Almost one year later, the defendants moved to dismiss for want of subject matter jurisdiction.2 Fed.R.Civ.P. 12(b)(1).

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They argued that the parties to the original complaint were not wholly diverse and that, therefore, the LLC's jurisdictional allegation did not hold water.

The defendants' argument had to be recalibrated in light of our ensuing decision in Pramco, LLC v. San Juan Bay Marina, Inc., 435 F.3d 51 (1st Cir. 2006), in which we held that the citizenship of a limited liability company is to be determined by the citizenship of its members. See id. at 54-55. Buoyed by this recalibration, the defendants continued to assert that complete diversity was lacking. They predicated this assertion on the belief that both Zuckerberg and Narendra (a person whom the defendants claimed was a member of the LLC at the time of suit) were citizens of New York.

This argument focused on the jurisdictional basis set forth in the original complaint because, in the defendants' view, the amended complaint was beside the point. For this proposition, they cited the time-of-filing rule reiterated in Grupo Dataflux v. Atlas Global Group L.P., 541 U.S. 567, 570-71, 124 S.Ct. 1920, 158 L.Ed.2d 866 (2004).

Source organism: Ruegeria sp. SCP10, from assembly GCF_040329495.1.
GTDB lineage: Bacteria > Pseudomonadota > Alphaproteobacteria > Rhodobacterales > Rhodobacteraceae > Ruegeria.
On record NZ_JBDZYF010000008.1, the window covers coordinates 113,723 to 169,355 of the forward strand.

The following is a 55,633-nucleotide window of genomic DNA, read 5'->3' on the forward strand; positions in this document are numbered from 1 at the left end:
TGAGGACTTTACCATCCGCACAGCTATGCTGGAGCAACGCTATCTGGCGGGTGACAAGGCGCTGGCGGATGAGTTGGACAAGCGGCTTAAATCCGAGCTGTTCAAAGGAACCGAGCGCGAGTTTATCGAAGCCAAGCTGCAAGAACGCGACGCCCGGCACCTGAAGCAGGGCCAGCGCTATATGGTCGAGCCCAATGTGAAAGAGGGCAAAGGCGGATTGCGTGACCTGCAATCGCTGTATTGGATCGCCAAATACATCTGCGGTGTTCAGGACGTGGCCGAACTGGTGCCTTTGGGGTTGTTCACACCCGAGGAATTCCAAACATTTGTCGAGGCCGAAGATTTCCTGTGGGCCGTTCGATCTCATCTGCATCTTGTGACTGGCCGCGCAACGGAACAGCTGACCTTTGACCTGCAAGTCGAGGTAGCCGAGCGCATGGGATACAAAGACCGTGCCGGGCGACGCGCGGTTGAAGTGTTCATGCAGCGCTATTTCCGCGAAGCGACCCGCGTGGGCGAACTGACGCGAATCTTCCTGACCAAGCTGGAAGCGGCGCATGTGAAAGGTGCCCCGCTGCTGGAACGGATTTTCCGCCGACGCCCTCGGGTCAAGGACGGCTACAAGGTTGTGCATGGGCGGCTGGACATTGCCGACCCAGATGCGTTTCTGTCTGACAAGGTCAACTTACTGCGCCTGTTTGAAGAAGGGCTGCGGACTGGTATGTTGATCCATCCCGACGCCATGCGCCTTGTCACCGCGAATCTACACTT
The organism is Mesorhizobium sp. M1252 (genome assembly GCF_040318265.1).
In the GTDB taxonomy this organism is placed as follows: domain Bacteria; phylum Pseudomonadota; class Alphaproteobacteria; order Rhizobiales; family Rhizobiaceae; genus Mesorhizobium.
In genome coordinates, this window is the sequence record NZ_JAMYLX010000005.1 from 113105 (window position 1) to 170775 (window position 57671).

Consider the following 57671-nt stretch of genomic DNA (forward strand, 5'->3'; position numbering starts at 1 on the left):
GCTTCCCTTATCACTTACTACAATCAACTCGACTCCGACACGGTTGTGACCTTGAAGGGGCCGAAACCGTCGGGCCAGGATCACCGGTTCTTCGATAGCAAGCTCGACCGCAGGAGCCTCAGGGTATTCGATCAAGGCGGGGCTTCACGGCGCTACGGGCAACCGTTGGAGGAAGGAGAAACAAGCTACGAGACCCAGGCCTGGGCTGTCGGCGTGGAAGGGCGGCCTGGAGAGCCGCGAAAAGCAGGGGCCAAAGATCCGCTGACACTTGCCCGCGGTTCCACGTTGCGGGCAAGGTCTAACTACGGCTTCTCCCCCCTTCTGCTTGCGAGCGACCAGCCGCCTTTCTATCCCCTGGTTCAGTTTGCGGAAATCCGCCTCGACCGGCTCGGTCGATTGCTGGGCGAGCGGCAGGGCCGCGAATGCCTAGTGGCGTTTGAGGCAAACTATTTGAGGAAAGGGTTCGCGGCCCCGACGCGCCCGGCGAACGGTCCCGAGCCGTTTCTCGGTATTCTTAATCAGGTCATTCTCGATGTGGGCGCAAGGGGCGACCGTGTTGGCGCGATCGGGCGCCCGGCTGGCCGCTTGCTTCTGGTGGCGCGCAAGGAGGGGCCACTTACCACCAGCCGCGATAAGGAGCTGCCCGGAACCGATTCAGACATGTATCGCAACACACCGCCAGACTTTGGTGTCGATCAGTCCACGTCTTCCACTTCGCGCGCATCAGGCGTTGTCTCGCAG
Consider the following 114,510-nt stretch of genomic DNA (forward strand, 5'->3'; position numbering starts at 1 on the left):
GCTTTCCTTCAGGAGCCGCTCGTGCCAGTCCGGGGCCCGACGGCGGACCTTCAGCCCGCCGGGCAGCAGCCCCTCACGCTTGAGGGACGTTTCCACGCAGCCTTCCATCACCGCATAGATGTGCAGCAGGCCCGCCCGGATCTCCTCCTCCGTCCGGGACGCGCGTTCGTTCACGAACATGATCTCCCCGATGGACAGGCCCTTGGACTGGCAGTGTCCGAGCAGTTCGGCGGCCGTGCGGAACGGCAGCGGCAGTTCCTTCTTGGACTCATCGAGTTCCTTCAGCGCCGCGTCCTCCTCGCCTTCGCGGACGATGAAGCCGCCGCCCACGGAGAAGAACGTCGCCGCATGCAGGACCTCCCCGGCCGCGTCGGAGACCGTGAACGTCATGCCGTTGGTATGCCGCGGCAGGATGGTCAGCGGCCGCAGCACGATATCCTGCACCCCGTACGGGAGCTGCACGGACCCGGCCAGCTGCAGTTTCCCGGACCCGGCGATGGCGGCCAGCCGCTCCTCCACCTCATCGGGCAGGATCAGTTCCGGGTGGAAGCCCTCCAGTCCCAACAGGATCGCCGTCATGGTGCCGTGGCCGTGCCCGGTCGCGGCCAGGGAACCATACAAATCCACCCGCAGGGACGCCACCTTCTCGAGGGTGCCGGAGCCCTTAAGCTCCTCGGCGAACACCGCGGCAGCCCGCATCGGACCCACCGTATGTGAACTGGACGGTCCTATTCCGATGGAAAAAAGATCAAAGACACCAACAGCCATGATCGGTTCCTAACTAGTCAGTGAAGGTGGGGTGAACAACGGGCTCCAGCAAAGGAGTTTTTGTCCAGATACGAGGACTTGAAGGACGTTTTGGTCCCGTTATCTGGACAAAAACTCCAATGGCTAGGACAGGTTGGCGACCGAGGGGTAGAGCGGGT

The LLC countered that the existence vel non of diversity had become a non-issue because the amended complaint, which premised jurisdiction on the existence of a federal question, had become the operative pleading. In the alternative, the LLC maintained that the parties to the original complaint were wholly diverse at the time of the commencement of the action. In support of this last proposition, the LLC suggested that Narendra's citizenship should not figure into the diversity calculus because he had not been admitted as a member of the LLC and that, at any rate, Zuckerberg was a citizen of California, not New York.

The district judge referred the dismissal motion to a magistrate judge for a report and recommendation. See 28 U.S.C. § 636(b)(1); Fed.R.Civ.P. 72(b). After holding a protracted evidentiary hearing, the magistrate judge recommended that the motion to dismiss be granted. ConnectU LLC v. Zuckerberg, (ConnectU I), 482 F.Supp.2d 3, 32 (D. Mass. 2007). In taking this position, the magistrate judge concluded that because ConnectU's original complaint was premised on diversity jurisdiction, he had no choice but to look to that complaint, as it stood at the time of filing, in resolving the jurisdictional inquiry. Id. at 5-8 (citing Grupo Dataflux, 541 U.S. at 570-71, 124 S.Ct. 1920). The magistrate judge further concluded that, under the time-of-filing rule, the amended complaint could not cure any jurisdictional defect that might exist in the original complaint. Id. at 8. The magistrate judge went on to find that, at the time of the original filing, no complete diversity existed.3 Id. at 14-32. A recommendation for dismissal followed. Id. at 32.